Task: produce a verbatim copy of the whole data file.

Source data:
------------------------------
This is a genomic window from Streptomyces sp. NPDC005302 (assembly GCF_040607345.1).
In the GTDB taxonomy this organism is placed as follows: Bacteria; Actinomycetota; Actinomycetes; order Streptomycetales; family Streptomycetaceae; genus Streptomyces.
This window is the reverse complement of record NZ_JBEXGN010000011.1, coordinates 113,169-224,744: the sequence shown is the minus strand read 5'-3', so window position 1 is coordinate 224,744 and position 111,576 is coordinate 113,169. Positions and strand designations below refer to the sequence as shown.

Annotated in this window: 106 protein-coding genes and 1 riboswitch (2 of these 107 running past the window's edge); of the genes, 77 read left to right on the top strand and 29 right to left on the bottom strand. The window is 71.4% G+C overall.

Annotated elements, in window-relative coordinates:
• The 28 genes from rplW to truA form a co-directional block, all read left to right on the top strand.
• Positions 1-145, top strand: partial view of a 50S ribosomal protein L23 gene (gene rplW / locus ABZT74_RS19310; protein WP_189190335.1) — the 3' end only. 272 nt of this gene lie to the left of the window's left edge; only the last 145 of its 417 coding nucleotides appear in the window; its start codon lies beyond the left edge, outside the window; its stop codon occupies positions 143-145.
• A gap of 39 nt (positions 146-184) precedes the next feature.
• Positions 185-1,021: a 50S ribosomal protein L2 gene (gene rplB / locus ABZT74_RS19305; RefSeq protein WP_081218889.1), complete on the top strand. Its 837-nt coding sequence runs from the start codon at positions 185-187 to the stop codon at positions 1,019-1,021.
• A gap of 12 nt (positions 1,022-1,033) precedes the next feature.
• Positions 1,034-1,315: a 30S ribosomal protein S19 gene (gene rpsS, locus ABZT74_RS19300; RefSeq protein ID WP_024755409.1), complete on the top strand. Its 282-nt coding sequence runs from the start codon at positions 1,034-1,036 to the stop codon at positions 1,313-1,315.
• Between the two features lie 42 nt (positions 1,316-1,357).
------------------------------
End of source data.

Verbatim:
This is a genomic window from Streptomyces sp. NPDC005302 (assembly GCF_040607345.1).
In the GTDB taxonomy this organism is placed as follows: Bacteria; Actinomycetota; Actinomycetes; order Streptomycetales; family Streptomycetaceae; genus Streptomyces.
This window is the reverse complement of record NZ_JBEXGN010000011.1, coordinates 113,169-224,744: the sequence shown is the minus strand read 5'-3', so window position 1 is coordinate 224,744 and position 111,576 is coordinate 113,169. Positions and strand designations below refer to the sequence as shown.

Annotated in this window: 106 protein-coding genes and 1 riboswitch (2 of these 107 running past the window's edge); of the genes, 77 read left to right on the top strand and 29 right to left on the bottom strand. The window is 71.4% G+C overall.

Annotated elements, in window-relative coordinates:
• The 28 genes from rplW to truA form a co-directional block, all read left to right on the top strand.
• Positions 1-145, top strand: partial view of a 50S ribosomal protein L23 gene (gene rplW / locus ABZT74_RS19310; protein WP_189190335.1) — the 3' end only. 272 nt of this gene lie to the left of the window's left edge; only the last 145 of its 417 coding nucleotides appear in the window; its start codon lies beyond the left edge, outside the window; its stop codon occupies positions 143-145.
• A gap of 39 nt (positions 146-184) precedes the next feature.
• Positions 185-1,021: a 50S ribosomal protein L2 gene (gene rplB / locus ABZT74_RS19305; RefSeq protein WP_081218889.1), complete on the top strand. Its 837-nt coding sequence runs from the start codon at positions 185-187 to the stop codon at positions 1,019-1,021.
• A gap of 12 nt (positions 1,022-1,033) precedes the next feature.
• Positions 1,034-1,315: a 30S ribosomal protein S19 gene (gene rpsS, locus ABZT74_RS19300; RefSeq protein ID WP_024755409.1), complete on the top strand. Its 282-nt coding sequence runs from the start codon at positions 1,034-1,036 to the stop codon at positions 1,313-1,315.
• Between the two features lie 42 nt (positions 1,316-1,357).